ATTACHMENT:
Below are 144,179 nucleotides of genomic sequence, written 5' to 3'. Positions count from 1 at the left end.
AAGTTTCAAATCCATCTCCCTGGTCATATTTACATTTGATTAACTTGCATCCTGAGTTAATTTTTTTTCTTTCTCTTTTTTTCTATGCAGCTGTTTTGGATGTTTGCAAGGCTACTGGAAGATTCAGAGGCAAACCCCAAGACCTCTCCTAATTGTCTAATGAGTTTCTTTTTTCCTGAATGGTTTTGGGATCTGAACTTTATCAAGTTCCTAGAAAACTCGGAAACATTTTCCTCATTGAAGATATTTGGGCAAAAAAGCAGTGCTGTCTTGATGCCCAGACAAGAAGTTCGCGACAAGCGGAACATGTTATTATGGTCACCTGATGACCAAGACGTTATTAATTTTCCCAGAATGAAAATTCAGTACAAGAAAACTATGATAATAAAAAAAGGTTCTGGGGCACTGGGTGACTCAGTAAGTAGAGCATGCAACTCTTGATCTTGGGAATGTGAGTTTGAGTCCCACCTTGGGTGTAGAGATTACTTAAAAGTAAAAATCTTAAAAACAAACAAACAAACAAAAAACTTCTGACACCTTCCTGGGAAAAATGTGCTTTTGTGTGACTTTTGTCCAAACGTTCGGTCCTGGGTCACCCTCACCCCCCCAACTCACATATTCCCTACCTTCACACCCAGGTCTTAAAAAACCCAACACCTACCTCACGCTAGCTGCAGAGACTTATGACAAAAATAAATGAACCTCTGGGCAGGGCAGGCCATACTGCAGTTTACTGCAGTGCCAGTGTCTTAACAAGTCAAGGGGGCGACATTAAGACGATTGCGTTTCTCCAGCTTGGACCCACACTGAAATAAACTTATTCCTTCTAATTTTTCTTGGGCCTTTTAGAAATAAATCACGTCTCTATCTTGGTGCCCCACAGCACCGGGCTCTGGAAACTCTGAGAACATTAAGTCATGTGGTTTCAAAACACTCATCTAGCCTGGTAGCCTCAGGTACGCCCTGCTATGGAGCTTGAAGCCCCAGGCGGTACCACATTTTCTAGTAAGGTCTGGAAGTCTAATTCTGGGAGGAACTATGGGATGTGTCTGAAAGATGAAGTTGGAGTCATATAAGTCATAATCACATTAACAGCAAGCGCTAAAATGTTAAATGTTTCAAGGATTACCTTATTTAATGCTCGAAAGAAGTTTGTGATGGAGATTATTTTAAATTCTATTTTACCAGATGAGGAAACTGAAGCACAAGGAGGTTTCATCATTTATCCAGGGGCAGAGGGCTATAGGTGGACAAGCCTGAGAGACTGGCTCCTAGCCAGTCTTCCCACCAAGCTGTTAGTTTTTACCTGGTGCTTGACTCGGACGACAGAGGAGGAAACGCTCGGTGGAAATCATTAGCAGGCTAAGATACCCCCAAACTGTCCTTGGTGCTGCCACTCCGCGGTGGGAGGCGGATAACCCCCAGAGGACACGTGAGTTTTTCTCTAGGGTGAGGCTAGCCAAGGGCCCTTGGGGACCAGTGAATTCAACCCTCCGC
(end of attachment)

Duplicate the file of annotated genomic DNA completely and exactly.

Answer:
Below are 144,179 nucleotides of genomic sequence, written 5' to 3'. Positions count from 1 at the left end.
AAGTTTCAAATCCATCTCCCTGGTCATATTTACATTTGATTAACTTGCATCCTGAGTTAATTTTTTTTCTTTCTCTTTTTTTCTATGCAGCTGTTTTGGATGTTTGCAAGGCTACTGGAAGATTCAGAGGCAAACCCCAAGACCTCTCCTAATTGTCTAATGAGTTTCTTTTTTCCTGAATGGTTTTGGGATCTGAACTTTATCAAGTTCCTAGAAAACTCGGAAACATTTTCCTCATTGAAGATATTTGGGCAAAAAAGCAGTGCTGTCTTGATGCCCAGACAAGAAGTTCGCGACAAGCGGAACATGTTATTATGGTCACCTGATGACCAAGACGTTATTAATTTTCCCAGAATGAAAATTCAGTACAAGAAAACTATGATAATAAAAAAAGGTTCTGGGGCACTGGGTGACTCAGTAAGTAGAGCATGCAACTCTTGATCTTGGGAATGTGAGTTTGAGTCCCACCTTGGGTGTAGAGATTACTTAAAAGTAAAAATCTTAAAAACAAACAAACAAACAAAAAACTTCTGACACCTTCCTGGGAAAAATGTGCTTTTGTGTGACTTTTGTCCAAACGTTCGGTCCTGGGTCACCCTCACCCCCCCAACTCACATATTCCCTACCTTCACACCCAGGTCTTAAAAAACCCAACACCTACCTCACGCTAGCTGCAGAGACTTATGACAAAAATAAATGAACCTCTGGGCAGGGCAGGCCATACTGCAGTTTACTGCAGTGCCAGTGTCTTAACAAGTCAAGGGGGCGACATTAAGACGATTGCGTTTCTCCAGCTTGGACCCACACTGAAATAAACTTATTCCTTCTAATTTTTCTTGGGCCTTTTAGAAATAAATCACGTCTCTATCTTGGTGCCCCACAGCACCGGGCTCTGGAAACTCTGAGAACATTAAGTCATGTGGTTTCAAAACACTCATCTAGCCTGGTAGCCTCAGGTACGCCCTGCTATGGAGCTTGAAGCCCCAGGCGGTACCACATTTTCTAGTAAGGTCTGGAAGTCTAATTCTGGGAGGAACTATGGGATGTGTCTGAAAGATGAAGTTGGAGTCATATAAGTCATAATCACATTAACAGCAAGCGCTAAAATGTTAAATGTTTCAAGGATTACCTTATTTAATGCTCGAAAGAAGTTTGTGATGGAGATTATTTTAAATTCTATTTTACCAGATGAGGAAACTGAAGCACAAGGAGGTTTCATCATTTATCCAGGGGCAGAGGGCTATAGGTGGACAAGCCTGAGAGACTGGCTCCTAGCCAGTCTTCCCACCAAGCTGTTAGTTTTTACCTGGTGCTTGACTCGGACGACAGAGGAGGAAACGCTCGGTGGAAATCATTAGCAGGCTAAGATACCCCCAAACTGTCCTTGGTGCTGCCACTCCGCGGTGGGAGGCGGATAACCCCCAGAGGACACGTGAGTTTTTCTCTAGGGTGAGGCTAGCCAAGGGCCCTTGGGGACCAGTGAATTCAACCCTCCGC